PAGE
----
Mind the Gap

Seventeen Sightings of the “Social” in Economic Development Policy Writing

in The International Journal of Social Quality
Ramond Apthorpe London School of Economics and Political Science arap.torp@gmail.com

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Semantic codes constitute the world (or parts of it), not in a mechanistic “cause-and-effect” sense but through another type of linkage. This article explores some of the semantic code, the “semantic DNA,” of mainstream neoclassical economic development policy thinking and writing and looks at what that mode of thinking incorporates into its discourse as “social.” The various forms of the “social” in economics discourse add up, from a sociologist’s viewpoint, to disappointingly little: they mainly consist of a miscellaneous set of noneconomic aspects that mainstream economic thinking can use to blame for the policy-performance gap between what such thinking promises and what it often actually delivers.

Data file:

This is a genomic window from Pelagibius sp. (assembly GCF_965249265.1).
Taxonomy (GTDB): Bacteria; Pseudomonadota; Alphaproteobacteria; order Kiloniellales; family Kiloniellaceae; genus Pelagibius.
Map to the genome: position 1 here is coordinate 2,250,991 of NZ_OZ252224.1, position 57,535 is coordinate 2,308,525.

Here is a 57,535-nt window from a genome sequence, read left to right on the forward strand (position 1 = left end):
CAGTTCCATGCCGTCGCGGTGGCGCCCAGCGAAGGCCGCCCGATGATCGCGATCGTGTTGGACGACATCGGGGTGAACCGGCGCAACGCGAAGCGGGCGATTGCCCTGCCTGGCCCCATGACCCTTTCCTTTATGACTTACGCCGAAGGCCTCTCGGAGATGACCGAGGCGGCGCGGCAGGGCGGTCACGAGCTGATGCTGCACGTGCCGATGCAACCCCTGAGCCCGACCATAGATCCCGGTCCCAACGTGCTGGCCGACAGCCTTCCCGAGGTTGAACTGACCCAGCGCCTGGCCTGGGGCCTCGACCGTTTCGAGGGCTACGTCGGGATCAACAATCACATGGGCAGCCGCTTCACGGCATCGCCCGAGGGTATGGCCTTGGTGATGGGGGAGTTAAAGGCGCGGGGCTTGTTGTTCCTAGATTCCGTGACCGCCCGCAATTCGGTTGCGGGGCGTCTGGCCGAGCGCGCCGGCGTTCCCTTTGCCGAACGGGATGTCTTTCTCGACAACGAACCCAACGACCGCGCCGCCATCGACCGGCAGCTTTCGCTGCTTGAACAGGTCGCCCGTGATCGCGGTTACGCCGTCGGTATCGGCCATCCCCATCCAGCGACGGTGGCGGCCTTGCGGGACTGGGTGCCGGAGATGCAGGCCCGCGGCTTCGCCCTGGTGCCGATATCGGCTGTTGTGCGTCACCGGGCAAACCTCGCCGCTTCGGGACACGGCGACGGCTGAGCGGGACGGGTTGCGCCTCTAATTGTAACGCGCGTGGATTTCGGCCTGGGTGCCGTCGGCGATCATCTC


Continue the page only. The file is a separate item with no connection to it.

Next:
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The International Journal of Social Quality

(formerly The European Journal of Social Quality)


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